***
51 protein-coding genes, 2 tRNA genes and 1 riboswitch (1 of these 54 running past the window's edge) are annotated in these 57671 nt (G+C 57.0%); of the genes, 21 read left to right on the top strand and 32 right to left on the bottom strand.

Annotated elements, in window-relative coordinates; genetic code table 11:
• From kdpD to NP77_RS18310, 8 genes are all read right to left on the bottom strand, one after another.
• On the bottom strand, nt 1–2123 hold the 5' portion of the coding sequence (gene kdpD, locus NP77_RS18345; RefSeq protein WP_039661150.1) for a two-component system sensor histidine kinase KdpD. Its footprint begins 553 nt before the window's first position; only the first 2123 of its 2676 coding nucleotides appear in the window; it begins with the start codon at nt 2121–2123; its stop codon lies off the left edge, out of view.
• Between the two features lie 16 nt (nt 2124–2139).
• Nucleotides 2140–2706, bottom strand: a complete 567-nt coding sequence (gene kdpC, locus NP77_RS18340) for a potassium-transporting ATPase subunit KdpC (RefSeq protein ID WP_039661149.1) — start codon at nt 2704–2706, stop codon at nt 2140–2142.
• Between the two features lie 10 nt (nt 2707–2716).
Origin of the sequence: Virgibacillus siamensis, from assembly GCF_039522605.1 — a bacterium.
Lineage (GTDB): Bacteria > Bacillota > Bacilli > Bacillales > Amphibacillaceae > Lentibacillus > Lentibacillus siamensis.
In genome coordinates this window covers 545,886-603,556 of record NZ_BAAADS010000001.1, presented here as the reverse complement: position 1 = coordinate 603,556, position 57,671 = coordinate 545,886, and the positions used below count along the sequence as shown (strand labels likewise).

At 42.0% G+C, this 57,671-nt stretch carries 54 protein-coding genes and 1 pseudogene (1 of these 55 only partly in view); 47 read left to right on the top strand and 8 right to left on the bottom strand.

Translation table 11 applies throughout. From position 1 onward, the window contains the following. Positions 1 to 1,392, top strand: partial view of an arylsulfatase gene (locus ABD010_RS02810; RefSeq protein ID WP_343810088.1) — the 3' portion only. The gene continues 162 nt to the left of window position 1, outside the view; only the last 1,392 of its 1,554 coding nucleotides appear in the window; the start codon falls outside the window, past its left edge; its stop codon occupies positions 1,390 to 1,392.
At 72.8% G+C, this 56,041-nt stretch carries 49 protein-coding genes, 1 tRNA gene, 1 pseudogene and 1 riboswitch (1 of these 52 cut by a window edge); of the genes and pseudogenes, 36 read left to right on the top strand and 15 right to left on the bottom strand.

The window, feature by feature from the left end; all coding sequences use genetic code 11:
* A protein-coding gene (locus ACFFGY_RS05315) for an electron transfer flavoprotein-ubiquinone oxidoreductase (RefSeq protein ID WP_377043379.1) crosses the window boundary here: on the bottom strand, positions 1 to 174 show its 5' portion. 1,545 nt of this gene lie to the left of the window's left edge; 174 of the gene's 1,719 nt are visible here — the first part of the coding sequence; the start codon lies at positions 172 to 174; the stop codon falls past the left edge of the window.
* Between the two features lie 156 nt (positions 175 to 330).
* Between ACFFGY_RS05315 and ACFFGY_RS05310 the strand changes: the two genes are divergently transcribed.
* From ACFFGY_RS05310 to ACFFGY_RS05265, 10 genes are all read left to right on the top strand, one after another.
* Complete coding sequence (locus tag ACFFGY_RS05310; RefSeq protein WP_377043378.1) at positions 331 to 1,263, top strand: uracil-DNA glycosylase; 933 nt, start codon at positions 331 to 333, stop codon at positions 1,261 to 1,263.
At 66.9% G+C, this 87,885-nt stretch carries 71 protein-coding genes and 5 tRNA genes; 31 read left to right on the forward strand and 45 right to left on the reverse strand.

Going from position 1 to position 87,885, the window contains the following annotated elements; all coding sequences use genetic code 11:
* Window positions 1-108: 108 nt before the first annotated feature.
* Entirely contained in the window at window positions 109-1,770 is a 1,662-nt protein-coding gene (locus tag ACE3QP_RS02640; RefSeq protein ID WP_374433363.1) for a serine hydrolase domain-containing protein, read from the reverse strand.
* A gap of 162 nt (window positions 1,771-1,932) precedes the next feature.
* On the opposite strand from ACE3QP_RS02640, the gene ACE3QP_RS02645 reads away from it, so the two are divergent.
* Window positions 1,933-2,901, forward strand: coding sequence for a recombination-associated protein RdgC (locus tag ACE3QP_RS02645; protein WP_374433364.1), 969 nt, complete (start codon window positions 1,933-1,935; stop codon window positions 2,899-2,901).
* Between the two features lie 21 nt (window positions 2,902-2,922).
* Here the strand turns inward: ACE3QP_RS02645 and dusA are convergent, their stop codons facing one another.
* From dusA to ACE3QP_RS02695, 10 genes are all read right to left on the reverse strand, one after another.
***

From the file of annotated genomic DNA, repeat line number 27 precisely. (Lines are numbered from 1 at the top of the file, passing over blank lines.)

* Between the two features lie 21 nt (window positions 2,902-2,922).